"One of the most important aspects of the coffin is that it can be carried. I think we are meant to carry each other." - Marcus Daly
"Ah!" says Satan, "It is but a little pride, a little worldliness, a little uncleanness, a little drunkenness..." "Alas!" says Satan, "It is but a very little sin that you stick so at. You may commit it without any danger to your soul. It is but a little one; you may commit it, and yet your soul shall live.
Solemnly consider, that those sins which we are apt to account small, have brought upon men the greatest wrath of God, as the eating of an apple, gathering a few sticks on the Sabbath day, and touching of the ark. Oh! the dreadful wrath that these sins brought down upon the heads and hearts of men! The least sin is contrary to the law of God, the nature of God, the being of God, and the glory of God…
Consider, that there is great danger, yes, many times most danger—in the smallest sins. "A little leaven leavens the whole lump" (1 Cor. 5:6). If the serpent sneaks in his head, he will draw in his whole body after him. Greater sins do sooner startle the soul, and awaken and rouse up the soul to repentance, than lesser sins do. Little sins often slide into the soul, and breed, and work secretly and indiscernibly in the soul, until they come to be so strong, as to trample upon the soul, and to cut the throat of the soul. There is oftentimes greatest danger to our bodies in the least diseases that hang upon us, because we are apt to make light of them, and to neglect the timely use of means for removing of them, until they are grown so strong that they prove mortal to us. So there is most danger often in the least sins...
A little hole in the ship sinks it. A small breach in a dyke carries away all before it. A little stab at the heart kills a man. A little sin, without a great deal of mercy, will damn a man!
- Thomas Brooks, Precious Remedies Against Satan's Devices
I didn't go to church as a kid, but I did watch a lot of horror movies so I felt pretty educated when it came to the subject of hell. From the The Gates of Hell (1980) to Hellraiser (1987), and everything in-between, Hell was a scary but fictional place. Hell didn't bother me. It was thrilling. Fun, even. Until 1989.
By then I was hearing the truths of Scripture for the first time: God's holiness, my sinfulness, and Christ's sacrifice. The more I heard and the more I read the more I became convinced of both the reality and the justice of a very real hell. I knew that hell awaited me, and that this was right. My own sins and guilt were always weighing on my conscience and the wrath of God was what I deserved.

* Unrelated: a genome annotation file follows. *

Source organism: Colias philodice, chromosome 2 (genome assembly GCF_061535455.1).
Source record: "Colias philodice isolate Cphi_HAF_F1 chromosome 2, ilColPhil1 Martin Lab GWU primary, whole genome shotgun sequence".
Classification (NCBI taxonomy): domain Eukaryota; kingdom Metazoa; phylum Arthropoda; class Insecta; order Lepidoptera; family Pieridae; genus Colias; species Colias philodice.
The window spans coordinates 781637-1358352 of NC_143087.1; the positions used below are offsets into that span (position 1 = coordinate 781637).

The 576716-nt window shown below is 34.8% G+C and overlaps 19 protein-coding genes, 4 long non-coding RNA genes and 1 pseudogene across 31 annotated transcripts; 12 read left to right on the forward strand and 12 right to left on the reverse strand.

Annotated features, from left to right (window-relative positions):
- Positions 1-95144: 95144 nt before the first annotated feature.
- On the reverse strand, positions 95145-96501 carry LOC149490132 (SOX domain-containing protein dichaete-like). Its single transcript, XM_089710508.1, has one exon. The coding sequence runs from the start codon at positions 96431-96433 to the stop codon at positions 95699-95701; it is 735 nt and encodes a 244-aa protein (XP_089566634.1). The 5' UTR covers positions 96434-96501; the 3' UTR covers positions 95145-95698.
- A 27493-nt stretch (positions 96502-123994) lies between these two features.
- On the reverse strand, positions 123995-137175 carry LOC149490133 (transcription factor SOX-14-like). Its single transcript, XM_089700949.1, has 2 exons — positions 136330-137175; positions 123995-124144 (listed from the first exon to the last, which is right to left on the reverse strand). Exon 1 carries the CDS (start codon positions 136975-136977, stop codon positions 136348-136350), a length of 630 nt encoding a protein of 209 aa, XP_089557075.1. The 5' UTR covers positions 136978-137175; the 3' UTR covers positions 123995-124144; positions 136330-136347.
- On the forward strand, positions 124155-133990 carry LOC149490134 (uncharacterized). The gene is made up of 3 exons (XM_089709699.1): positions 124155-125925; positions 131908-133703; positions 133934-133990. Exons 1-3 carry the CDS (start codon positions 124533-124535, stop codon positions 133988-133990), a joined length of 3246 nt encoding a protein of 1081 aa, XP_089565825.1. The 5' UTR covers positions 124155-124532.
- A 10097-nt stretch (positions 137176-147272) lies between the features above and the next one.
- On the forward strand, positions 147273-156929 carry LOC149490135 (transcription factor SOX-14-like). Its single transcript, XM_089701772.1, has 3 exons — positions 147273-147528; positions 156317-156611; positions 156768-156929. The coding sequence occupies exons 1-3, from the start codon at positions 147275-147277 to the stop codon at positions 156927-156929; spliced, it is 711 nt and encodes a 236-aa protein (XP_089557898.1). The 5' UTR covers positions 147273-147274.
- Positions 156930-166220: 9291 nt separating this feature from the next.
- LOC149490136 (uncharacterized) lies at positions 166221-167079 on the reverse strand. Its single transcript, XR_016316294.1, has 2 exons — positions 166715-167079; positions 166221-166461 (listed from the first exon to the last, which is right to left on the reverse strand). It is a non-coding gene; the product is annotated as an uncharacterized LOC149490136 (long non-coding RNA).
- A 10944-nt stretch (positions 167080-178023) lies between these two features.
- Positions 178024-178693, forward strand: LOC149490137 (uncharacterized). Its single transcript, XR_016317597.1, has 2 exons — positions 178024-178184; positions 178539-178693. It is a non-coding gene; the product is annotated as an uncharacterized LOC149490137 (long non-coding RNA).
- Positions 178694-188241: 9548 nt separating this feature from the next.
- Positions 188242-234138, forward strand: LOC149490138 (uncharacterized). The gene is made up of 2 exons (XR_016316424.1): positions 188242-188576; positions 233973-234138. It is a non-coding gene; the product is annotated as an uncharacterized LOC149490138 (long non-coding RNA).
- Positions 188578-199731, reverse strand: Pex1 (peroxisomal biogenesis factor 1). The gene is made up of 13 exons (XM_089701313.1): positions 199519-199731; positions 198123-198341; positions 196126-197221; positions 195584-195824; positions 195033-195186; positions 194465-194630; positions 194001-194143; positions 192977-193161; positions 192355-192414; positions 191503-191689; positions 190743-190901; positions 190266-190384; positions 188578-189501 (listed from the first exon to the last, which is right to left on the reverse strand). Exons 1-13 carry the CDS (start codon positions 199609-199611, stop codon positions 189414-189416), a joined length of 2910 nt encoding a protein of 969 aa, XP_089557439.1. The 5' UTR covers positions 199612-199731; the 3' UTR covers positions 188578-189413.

Yes, I was hearing the gospel, but it seemed too far away, too good for me, too good to be true. I couldn't wrap my mind around the idea that God would pardon me and embrace me. For over 9 months I despaired for my soul. And all along the way through Scripture and providence God was pressing in on me.
I can remember singing the lyrics to Slayer's "Hell Awaits," "The gates of hell lie waiting as you see--There's no price to pay just follow me--I can take your lost soul from the grave--Jesus knows your soul can not be saved," and agreeing with them. I can remember listening to Steve Vai's album, Passion and Warfare, in 1990 and being stunned when, at the end of an instrumental piece, David Coverdale says, "Walking the fine line... between Pagan and Christian." I wanted to be a Christian. I wanted to know God. But that seemed impossible. I found no relief.
The doctrine of hell and the fear of endless punishment did not convert me. I was unworthy, and hell was fair. Purchasing some kind of spiritual fire insurance was not an option. I had no "money." But Hell awakened me. Hell stirred me enough to pay close attention to the good news of Jesus' atonement, forgiveness, and the sinner's reconciliation to God--even though it seemed too far away for someone like me to grasp.